Posts Tagged ‘Salisbury Plain’

Are King Penguin Chicks Ugly or Aliens?

February 23rd, 2010 at 10:04 pm (AST) by Jake Richter

Not included in the previous set of King penguin images is one of an adult King penguin with it’s baby chick still nestled in the brood pouch. I have included it below. For a creature which ends up as beautiful as a King penguin, the tiny chicks are downright ugly, as you can see.

A King penguin with its chick, just emerged from the brood pouch

A King penguin with its chick, just emerged from the brood pouch

When we all looked at the image in detail here aboard the ship, we noticed a remarkable resemblance between the chick and one of our favorite TV villains – Davros, the commander of the evil Daleks on the Dr. Who television series.

Davros - Leader of the evil Daleks on the Dr. Who television series from the BBC

Davros - Leader of the evil Daleks on the Dr. Who television series from the BBC)

So, King penguin chick – just ugly or a Davros clone? You decide.

(Davros image obtained from http://www.bbc.co.uk/norfolk/content/image_galleries/galleries_davros_gallery.shtml)

 

King Penguin Paradise on Salisbury Plain

February 23rd, 2010 at 9:54 pm (AST) by Jake Richter

After two days of mostly overcast skies and moderate to heavy snow, it was a pleasure waking up this morning to find a clear day with sunny skies. Outside our cabin, in the water, we could see hundreds of King penguins swimming in the ocean, diving down for food, and making the water’s surface come alive.

After breakfast we were taken ashore at Salisbury Plain (see GPS tracking data in the previous post), where we encountered far more King penguins than we could count. In fact, the King penguin colony there was so large I felt the need to shoot a panoramic sequence. If you want to get a good idea of the sheer mass of penguin life, click on the image below to see a 12,112 pixel wide image of the penguin colony.

Panorama of King Penguin colony at Salisbury Plain, South Georgia, with expedition members

Panorama of King Penguin colony at Salisbury Plain, South Georgia, with expedition members

King penguins are the second largest type of penguin in the world after Emperor penguins, and unlike the other penguins we have seen so far, they breed year round. Also, they don’t feed on krill – instead they eat lantern fish and squid. Thus, their guano piles are brown and muddy looking instead of pink like that of the krill eating penguins like the Adelie, Gentoo, and Chinstrap penguins.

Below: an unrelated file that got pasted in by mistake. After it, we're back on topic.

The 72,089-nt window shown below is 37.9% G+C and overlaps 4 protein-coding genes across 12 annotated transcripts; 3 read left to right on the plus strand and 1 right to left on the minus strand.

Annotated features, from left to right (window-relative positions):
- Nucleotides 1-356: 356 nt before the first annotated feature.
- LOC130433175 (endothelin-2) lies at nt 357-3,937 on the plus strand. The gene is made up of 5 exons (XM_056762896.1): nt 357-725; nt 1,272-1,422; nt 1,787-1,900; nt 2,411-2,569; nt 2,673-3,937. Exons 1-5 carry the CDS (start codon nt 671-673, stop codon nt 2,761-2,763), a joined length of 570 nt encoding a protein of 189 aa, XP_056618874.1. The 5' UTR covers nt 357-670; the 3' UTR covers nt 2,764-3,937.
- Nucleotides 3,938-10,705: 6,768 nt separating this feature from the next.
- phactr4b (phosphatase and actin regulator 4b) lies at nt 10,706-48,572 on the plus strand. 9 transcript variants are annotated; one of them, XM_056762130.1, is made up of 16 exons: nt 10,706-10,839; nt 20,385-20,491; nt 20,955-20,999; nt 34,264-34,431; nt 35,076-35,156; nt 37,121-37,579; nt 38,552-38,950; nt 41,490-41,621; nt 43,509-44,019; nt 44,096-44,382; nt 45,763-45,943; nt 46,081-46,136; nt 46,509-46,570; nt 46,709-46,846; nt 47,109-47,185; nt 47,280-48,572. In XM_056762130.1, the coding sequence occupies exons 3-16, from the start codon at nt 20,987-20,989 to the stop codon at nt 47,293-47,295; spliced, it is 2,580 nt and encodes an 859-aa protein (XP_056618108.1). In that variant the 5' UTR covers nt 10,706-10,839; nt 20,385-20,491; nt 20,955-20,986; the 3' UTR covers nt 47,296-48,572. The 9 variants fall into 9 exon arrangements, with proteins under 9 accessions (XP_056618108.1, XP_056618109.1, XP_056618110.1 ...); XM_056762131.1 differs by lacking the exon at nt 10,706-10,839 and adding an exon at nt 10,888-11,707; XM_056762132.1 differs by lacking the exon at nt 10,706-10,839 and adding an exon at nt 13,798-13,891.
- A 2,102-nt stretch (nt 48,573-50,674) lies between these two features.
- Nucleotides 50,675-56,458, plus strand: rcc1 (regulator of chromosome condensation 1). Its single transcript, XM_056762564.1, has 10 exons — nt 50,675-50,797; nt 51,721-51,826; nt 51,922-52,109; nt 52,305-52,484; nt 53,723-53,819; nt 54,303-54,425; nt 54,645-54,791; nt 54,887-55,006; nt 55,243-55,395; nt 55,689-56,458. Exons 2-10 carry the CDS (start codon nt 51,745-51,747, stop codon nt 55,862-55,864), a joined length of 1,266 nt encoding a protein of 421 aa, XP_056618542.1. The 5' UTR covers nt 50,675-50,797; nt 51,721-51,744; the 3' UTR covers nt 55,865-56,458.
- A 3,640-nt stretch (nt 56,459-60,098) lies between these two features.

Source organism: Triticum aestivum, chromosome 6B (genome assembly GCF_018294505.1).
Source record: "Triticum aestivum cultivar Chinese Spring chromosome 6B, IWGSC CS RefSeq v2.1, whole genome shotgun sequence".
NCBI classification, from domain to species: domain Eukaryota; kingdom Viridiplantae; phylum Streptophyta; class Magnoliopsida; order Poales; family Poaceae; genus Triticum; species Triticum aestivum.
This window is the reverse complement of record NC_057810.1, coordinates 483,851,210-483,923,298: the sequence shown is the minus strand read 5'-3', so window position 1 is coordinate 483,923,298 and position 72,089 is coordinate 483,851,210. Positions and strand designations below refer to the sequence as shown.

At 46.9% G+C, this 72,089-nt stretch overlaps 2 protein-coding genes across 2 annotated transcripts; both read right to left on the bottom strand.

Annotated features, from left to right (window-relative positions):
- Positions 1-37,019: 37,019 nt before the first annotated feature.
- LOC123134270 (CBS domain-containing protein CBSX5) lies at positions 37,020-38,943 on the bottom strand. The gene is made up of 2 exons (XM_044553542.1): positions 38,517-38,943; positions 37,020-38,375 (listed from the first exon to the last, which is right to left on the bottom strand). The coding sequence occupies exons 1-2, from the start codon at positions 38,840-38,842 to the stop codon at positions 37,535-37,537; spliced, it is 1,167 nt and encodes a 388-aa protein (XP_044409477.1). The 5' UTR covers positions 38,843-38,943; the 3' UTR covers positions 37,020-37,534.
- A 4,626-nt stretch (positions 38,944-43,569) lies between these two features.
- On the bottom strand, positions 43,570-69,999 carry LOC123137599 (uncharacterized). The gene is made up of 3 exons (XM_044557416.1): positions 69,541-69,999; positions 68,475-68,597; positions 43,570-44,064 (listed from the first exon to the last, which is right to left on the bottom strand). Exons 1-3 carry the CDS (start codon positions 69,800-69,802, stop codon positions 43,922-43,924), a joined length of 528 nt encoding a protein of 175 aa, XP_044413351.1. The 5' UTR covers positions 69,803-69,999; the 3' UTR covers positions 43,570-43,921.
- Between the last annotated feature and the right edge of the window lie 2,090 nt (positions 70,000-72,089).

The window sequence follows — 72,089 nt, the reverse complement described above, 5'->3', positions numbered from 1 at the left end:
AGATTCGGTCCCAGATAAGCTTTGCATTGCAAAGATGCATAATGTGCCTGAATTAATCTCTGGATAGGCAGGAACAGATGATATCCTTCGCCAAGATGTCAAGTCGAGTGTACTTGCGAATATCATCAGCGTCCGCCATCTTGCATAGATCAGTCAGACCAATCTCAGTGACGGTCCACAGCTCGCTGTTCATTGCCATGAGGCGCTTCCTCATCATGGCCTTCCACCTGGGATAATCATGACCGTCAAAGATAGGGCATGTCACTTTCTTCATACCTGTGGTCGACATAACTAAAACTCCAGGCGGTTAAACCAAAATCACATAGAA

The Salisbury Plain area is a beautiful area - with snow covered mountains and verdant plains - and King penguins

The Salisbury Plain area is a beautiful area - with snow covered mountains and verdant plains - and King penguins

A King penguin getting comfortable atop a tussock grass mound

A King penguin getting comfortable atop a tussock grass mound

Because the King penguins breed year round, we saw some penguins with eggs, others with tiny chicks, big fluffy penguin chicks who no longer needed immediate protection, and even ones on the edge of adulthood.

This penguin is checking on its egg, which it keeps in a brood pouch above its feet

This penguin is checking on its egg, which it keeps in a brood pouch above its feet

This young King penguin gives the phrase 'fat chick" a whole new meaning

This young King penguin gives the phrase 'fat chick\

A King penguin chick almost done losing its down en route to becoming an adult

A King penguin chick almost done losing its down en route to becoming an adult

Also, as another component of a non-seasonally driven breeding season we saw ample evidence of courtship behaviors.

A part of the King penguin courting rituals - also note the tongue visible on the left penguins

A part of the King penguin courting rituals - also note the tongue visible on the left penguins

A tender moment between a nesting pair of King penguins

A tender moment between a nesting pair of King penguins

Mating between King penguins is quick, and if it works results in a single fertilized egg

Mating between King penguins is quick, and if it works results in a single fertilized egg

All in all, the two hours we spent at Salisbury Plain did not seem to be nearly enough, but we’re so glad we had the opportunity to see these beautiful creatures in their native habitat.

Coming out of the ocean after feeding, this King penguin still has water droplets on its feathers

Coming out of the ocean after feeding, this King penguin still has water droplets on its feathers

Larger versions of all of the above images can be found on my Flickr pages.

 

GPS Tracking – Grytviken to Salisbury Plain to Jason Harbour

February 23rd, 2010 at 8:44 pm (AST) by Jake Richter

We’re anchored in Jason Harbour tonight after our beautiful day at Salisbury Plain to see the King Penguin colony there and then Prion Island to see the nesting place of the world’s largest flying bird, the Wandering Albatross.

GPS tracking details are below:

 

King Penguins Are A Noisy Bunch – Audio

February 23rd, 2010 at 3:19 pm (AST) by Jake Richter

It was a spectacular day today as we witnessed a King penguin colony of tens of thousands of penguins. But rather noisy too. Listen for yourself (press the “play” (triangle) button to start):

King Penguin Colony Sounds
Just a small portion of the King penguin colony at Salisbury Plain, South Georgia

Just a small portion of the King penguin colony at Salisbury Plain, South Georgia